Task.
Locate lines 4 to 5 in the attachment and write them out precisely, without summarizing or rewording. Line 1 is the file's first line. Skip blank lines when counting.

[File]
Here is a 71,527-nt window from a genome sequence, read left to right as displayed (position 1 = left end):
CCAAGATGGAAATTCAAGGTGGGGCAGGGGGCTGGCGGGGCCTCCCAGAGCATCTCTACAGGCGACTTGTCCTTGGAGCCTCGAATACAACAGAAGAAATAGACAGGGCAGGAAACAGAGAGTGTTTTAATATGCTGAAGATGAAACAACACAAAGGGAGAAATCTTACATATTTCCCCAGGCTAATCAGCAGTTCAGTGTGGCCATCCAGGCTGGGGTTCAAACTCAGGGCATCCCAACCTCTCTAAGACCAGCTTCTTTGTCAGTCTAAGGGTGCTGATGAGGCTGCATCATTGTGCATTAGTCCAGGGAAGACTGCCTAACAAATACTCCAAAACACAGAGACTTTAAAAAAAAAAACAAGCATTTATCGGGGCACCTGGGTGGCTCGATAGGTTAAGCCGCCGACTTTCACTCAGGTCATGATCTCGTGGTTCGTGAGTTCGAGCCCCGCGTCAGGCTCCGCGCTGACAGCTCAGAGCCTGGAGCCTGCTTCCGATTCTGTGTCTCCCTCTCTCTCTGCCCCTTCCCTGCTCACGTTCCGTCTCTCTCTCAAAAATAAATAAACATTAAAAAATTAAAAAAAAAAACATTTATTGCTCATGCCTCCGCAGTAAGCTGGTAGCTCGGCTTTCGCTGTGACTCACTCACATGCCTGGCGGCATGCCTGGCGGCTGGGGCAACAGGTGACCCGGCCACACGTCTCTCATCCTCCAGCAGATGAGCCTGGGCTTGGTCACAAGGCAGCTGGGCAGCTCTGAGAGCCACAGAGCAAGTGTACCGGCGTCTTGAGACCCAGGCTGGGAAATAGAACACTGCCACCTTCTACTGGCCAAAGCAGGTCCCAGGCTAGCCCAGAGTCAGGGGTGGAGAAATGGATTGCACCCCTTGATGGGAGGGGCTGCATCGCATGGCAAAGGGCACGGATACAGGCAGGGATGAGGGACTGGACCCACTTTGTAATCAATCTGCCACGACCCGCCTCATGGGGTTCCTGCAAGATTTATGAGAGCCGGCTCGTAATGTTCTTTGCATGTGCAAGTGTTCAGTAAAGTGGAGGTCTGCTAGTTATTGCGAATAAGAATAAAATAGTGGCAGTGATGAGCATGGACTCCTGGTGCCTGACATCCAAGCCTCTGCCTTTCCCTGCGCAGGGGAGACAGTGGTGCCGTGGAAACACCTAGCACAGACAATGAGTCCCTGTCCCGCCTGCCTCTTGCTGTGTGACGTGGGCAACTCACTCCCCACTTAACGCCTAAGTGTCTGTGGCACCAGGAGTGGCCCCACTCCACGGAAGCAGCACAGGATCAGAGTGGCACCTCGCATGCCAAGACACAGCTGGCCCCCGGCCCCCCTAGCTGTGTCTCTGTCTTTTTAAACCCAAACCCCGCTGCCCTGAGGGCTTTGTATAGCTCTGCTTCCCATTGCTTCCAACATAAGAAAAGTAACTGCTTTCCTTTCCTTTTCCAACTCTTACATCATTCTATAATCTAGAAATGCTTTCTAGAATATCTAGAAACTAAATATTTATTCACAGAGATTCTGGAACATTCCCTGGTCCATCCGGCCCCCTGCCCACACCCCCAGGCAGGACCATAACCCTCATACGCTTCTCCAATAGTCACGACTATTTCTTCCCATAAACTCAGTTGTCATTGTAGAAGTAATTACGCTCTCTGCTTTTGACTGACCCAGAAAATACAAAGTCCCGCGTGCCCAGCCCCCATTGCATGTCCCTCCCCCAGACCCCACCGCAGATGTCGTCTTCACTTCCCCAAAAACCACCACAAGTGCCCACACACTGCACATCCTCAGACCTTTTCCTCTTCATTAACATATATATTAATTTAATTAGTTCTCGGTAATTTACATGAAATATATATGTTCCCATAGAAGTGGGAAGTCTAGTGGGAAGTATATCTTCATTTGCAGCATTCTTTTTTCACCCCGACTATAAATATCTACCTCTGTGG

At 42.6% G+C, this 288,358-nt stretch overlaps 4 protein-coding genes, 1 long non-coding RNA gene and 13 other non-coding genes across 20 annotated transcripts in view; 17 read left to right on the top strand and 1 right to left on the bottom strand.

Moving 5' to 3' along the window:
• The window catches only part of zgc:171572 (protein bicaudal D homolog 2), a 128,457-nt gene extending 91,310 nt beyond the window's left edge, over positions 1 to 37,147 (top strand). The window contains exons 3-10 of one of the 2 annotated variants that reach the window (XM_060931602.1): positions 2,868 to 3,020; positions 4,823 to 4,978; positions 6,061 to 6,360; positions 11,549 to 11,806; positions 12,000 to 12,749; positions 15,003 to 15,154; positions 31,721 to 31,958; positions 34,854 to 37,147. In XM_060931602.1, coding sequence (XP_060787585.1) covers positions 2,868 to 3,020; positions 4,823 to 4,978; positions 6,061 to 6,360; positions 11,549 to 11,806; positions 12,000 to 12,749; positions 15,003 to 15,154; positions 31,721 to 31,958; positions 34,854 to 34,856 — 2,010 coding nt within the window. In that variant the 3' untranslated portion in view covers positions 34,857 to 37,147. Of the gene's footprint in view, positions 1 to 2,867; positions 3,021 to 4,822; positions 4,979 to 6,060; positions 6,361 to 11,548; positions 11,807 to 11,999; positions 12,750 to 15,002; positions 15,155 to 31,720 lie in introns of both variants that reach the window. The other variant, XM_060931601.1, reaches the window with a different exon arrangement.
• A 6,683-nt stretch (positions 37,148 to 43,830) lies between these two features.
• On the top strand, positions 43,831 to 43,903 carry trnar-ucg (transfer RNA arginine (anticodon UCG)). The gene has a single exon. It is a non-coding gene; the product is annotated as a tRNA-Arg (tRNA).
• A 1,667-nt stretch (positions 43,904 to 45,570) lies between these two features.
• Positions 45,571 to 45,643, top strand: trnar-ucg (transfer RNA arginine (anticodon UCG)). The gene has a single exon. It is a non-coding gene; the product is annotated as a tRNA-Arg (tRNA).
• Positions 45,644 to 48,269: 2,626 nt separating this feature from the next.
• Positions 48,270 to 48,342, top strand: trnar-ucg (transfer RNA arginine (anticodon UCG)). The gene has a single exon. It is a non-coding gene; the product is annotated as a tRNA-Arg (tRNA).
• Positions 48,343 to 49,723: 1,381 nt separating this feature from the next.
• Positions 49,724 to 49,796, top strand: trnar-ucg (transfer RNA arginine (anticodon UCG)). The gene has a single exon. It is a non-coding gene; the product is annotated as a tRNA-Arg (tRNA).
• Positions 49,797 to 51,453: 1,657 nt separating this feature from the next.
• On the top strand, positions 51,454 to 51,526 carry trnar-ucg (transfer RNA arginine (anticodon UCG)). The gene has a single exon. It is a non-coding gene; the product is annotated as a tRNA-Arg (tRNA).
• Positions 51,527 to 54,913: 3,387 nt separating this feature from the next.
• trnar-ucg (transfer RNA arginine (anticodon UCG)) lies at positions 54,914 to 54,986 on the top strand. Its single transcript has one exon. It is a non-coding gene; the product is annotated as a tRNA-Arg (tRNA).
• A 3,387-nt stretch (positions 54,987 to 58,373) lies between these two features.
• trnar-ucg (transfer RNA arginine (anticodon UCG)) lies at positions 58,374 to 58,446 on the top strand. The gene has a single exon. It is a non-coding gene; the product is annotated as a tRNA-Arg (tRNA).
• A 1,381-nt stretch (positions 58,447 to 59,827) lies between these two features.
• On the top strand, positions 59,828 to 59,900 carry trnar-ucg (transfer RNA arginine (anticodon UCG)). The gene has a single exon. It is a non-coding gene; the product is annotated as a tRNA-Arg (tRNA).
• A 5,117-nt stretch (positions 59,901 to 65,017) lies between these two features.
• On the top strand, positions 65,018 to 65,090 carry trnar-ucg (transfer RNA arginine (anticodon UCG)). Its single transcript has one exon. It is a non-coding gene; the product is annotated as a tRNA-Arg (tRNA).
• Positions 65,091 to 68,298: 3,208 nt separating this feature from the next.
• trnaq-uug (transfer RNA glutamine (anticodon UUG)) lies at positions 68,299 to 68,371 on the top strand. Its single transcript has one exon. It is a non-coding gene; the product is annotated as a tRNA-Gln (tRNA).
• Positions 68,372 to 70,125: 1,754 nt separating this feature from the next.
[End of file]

Moving 5' to 3' along the window:
• The window catches only part of zgc:171572 (protein bicaudal D homolog 2), a 128,457-nt gene extending 91,310 nt beyond the window's left edge, over positions 1 to 37,147 (top strand). The window contains exons 3-10 of one of the 2 annotated variants that reach the window (XM_060931602.1): positions 2,868 to 3,020; positions 4,823 to 4,978; positions 6,061 to 6,360; positions 11,549 to 11,806; positions 12,000 to 12,749; positions 15,003 to 15,154; positions 31,721 to 31,958; positions 34,854 to 37,147. In XM_060931602.1, coding sequence (XP_060787585.1) covers positions 2,868 to 3,020; positions 4,823 to 4,978; positions 6,061 to 6,360; positions 11,549 to 11,806; positions 12,000 to 12,749; positions 15,003 to 15,154; positions 31,721 to 31,958; positions 34,854 to 34,856 — 2,010 coding nt within the window. In that variant the 3' untranslated portion in view covers positions 34,857 to 37,147. Of the gene's footprint in view, positions 1 to 2,867; positions 3,021 to 4,822; positions 4,979 to 6,060; positions 6,361 to 11,548; positions 11,807 to 11,999; positions 12,750 to 15,002; positions 15,155 to 31,720 lie in introns of both variants that reach the window. The other variant, XM_060931601.1, reaches the window with a different exon arrangement.